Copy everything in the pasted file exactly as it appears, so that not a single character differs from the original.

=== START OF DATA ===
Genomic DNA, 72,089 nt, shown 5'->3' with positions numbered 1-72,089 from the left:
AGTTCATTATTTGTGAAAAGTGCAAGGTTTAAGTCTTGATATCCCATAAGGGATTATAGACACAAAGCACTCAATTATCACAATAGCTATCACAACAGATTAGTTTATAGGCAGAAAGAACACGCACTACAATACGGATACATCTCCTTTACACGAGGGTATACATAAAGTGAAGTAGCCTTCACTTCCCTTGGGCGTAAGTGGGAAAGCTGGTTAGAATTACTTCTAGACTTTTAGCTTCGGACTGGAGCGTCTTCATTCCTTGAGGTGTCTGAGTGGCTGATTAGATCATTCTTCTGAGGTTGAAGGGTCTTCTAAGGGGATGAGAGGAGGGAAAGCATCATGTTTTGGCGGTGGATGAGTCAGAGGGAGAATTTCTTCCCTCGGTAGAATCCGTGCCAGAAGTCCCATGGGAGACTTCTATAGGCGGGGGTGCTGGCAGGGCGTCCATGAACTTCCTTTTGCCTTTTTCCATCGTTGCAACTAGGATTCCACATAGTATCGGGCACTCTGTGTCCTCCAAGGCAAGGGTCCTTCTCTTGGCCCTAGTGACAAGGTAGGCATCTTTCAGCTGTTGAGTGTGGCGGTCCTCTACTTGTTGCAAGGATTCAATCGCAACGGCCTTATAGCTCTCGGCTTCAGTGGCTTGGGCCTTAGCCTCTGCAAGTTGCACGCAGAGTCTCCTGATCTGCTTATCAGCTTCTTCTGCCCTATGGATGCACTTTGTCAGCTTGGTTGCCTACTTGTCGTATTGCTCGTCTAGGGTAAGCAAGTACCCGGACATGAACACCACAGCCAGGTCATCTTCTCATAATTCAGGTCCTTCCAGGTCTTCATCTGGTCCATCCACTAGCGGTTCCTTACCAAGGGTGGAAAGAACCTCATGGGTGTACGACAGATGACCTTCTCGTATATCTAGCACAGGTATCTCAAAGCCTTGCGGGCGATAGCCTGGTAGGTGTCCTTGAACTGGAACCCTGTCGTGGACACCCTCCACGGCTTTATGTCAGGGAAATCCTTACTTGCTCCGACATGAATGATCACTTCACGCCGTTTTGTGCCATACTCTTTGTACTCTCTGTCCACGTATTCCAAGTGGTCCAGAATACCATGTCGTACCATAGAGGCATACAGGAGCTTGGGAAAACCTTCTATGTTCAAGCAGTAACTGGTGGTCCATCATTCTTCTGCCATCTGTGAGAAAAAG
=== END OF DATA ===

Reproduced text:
Genomic DNA, 72,089 nt, shown 5'->3' with positions numbered 1-72,089 from the left:
AGTTCATTATTTGTGAAAAGTGCAAGGTTTAAGTCTTGATATCCCATAAGGGATTATAGACACAAAGCACTCAATTATCACAATAGCTATCACAACAGATTAGTTTATAGGCAGAAAGAACACGCACTACAATACGGATACATCTCCTTTACACGAGGGTATACATAAAGTGAAGTAGCCTTCACTTCCCTTGGGCGTAAGTGGGAAAGCTGGTTAGAATTACTTCTAGACTTTTAGCTTCGGACTGGAGCGTCTTCATTCCTTGAGGTGTCTGAGTGGCTGATTAGATCATTCTTCTGAGGTTGAAGGGTCTTCTAAGGGGATGAGAGGAGGGAAAGCATCATGTTTTGGCGGTGGATGAGTCAGAGGGAGAATTTCTTCCCTCGGTAGAATCCGTGCCAGAAGTCCCATGGGAGACTTCTATAGGCGGGGGTGCTGGCAGGGCGTCCATGAACTTCCTTTTGCCTTTTTCCATCGTTGCAACTAGGATTCCACATAGTATCGGGCACTCTGTGTCCTCCAAGGCAAGGGTCCTTCTCTTGGCCCTAGTGACAAGGTAGGCATCTTTCAGCTGTTGAGTGTGGCGGTCCTCTACTTGTTGCAAGGATTCAATCGCAACGGCCTTATAGCTCTCGGCTTCAGTGGCTTGGGCCTTAGCCTCTGCAAGTTGCACGCAGAGTCTCCTGATCTGCTTATCAGCTTCTTCTGCCCTATGGATGCACTTTGTCAGCTTGGTTGCCTACTTGTCGTATTGCTCGTCTAGGGTAAGCAAGTACCCGGACATGAACACCACAGCCAGGTCATCTTCTCATAATTCAGGTCCTTCCAGGTCTTCATCTGGTCCATCCACTAGCGGTTCCTTACCAAGGGTGGAAAGAACCTCATGGGTGTACGACAGATGACCTTCTCGTATATCTAGCACAGGTATCTCAAAGCCTTGCGGGCGATAGCCTGGTAGGTGTCCTTGAACTGGAACCCTGTCGTGGACACCCTCCACGGCTTTATGTCAGGGAAATCCTTACTTGCTCCGACATGAATGATCACTTCACGCCGTTTTGTGCCATACTCTTTGTACTCTCTGTCCACGTATTCCAAGTGGTCCAGAATACCATGTCGTACCATAGAGGCATACAGGAGCTTGGGAAAACCTTCTATGTTCAAGCAGTAACTGGTGGTCCATCATTCTTCTGCCATCTGTGAGAAAAAG